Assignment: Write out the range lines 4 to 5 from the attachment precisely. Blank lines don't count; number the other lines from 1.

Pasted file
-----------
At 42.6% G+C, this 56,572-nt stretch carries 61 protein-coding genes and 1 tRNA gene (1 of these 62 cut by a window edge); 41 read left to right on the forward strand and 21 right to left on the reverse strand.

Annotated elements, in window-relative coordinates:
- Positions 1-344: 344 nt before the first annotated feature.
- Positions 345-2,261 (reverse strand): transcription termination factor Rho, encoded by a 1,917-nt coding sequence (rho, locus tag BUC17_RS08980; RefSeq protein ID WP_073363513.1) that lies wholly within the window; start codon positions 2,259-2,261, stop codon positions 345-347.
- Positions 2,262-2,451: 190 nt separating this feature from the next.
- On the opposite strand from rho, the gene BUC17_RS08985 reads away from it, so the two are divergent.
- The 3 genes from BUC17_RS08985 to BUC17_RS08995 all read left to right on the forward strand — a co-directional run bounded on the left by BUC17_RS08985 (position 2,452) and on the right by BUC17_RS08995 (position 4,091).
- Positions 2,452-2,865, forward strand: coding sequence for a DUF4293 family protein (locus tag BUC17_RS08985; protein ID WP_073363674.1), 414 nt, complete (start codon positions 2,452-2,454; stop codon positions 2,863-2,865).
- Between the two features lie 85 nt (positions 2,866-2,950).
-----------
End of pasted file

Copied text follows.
- Positions 345-2,261 (reverse strand): transcription termination factor Rho, encoded by a 1,917-nt coding sequence (rho, locus tag BUC17_RS08980; RefSeq protein ID WP_073363513.1) that lies wholly within the window; start codon positions 2,259-2,261, stop codon positions 345-347.
- Positions 2,262-2,451: 190 nt separating this feature from the next.